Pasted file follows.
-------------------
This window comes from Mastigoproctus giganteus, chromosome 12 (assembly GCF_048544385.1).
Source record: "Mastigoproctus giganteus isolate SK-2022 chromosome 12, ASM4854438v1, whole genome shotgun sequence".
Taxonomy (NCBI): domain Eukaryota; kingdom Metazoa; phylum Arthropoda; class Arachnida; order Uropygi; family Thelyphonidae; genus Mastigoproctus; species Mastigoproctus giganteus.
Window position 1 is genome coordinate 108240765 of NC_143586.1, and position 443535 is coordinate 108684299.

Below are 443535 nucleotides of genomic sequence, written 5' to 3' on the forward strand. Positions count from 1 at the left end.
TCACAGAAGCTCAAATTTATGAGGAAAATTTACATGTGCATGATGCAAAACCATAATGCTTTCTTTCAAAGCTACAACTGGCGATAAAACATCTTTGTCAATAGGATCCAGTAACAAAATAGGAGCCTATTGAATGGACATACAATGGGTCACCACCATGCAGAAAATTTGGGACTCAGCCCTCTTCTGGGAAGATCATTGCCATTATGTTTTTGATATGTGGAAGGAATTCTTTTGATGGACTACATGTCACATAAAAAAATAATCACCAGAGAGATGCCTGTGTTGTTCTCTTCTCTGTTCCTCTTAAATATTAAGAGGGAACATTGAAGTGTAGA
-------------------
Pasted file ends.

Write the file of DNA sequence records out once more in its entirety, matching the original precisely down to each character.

This window comes from Mastigoproctus giganteus, chromosome 12 (assembly GCF_048544385.1).
Source record: "Mastigoproctus giganteus isolate SK-2022 chromosome 12, ASM4854438v1, whole genome shotgun sequence".
Taxonomy (NCBI): domain Eukaryota; kingdom Metazoa; phylum Arthropoda; class Arachnida; order Uropygi; family Thelyphonidae; genus Mastigoproctus; species Mastigoproctus giganteus.
Window position 1 is genome coordinate 108240765 of NC_143586.1, and position 443535 is coordinate 108684299.

Below are 443535 nucleotides of genomic sequence, written 5' to 3' on the forward strand. Positions count from 1 at the left end.
TCACAGAAGCTCAAATTTATGAGGAAAATTTACATGTGCATGATGCAAAACCATAATGCTTTCTTTCAAAGCTACAACTGGCGATAAAACATCTTTGTCAATAGGATCCAGTAACAAAATAGGAGCCTATTGAATGGACATACAATGGGTCACCACCATGCAGAAAATTTGGGACTCAGCCCTCTTCTGGGAAGATCATTGCCATTATGTTTTTGATATGTGGAAGGAATTCTTTTGATGGACTACATGTCACATAAAAAAATAATCACCAGAGAGATGCCTGTGTTGTTCTCTTCTCTGTTCCTCTTAAATATTAAGAGGGAACATTGAAGTGTAGA